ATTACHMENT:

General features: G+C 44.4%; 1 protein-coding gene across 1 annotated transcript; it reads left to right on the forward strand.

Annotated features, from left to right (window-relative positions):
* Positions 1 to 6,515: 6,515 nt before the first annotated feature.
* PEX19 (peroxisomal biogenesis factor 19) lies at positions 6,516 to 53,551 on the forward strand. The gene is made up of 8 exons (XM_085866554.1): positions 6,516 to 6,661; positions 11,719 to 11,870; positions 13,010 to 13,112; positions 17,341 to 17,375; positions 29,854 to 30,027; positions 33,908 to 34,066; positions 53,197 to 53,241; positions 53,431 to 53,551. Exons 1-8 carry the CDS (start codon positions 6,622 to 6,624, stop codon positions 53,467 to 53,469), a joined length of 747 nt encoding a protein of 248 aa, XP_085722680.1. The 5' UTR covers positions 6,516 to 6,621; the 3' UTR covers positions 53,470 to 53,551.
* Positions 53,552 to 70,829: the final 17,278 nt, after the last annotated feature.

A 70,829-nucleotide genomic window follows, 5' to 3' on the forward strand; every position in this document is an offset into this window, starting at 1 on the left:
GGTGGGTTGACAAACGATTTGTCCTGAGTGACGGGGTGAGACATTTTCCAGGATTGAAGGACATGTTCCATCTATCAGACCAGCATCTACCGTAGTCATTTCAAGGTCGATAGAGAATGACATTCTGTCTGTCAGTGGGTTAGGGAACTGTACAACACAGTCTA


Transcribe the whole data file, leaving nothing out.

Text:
General features: G+C 44.4%; 1 protein-coding gene across 1 annotated transcript; it reads left to right on the forward strand.

Annotated features, from left to right (window-relative positions):
* Positions 1 to 6,515: 6,515 nt before the first annotated feature.
* PEX19 (peroxisomal biogenesis factor 19) lies at positions 6,516 to 53,551 on the forward strand. The gene is made up of 8 exons (XM_085866554.1): positions 6,516 to 6,661; positions 11,719 to 11,870; positions 13,010 to 13,112; positions 17,341 to 17,375; positions 29,854 to 30,027; positions 33,908 to 34,066; positions 53,197 to 53,241; positions 53,431 to 53,551. Exons 1-8 carry the CDS (start codon positions 6,622 to 6,624, stop codon positions 53,467 to 53,469), a joined length of 747 nt encoding a protein of 248 aa, XP_085722680.1. The 5' UTR covers positions 6,516 to 6,621; the 3' UTR covers positions 53,470 to 53,551.
* Positions 53,552 to 70,829: the final 17,278 nt, after the last annotated feature.

A 70,829-nucleotide genomic window follows, 5' to 3' on the forward strand; every position in this document is an offset into this window, starting at 1 on the left:
GGTGGGTTGACAAACGATTTGTCCTGAGTGACGGGGTGAGACATTTTCCAGGATTGAAGGACATGTTCCATCTATCAGACCAGCATCTACCGTAGTCATTTCAAGGTCGATAGAGAATGACATTCTGTCTGTCAGTGGGTTAGGGAACTGTACAACACAGTCTA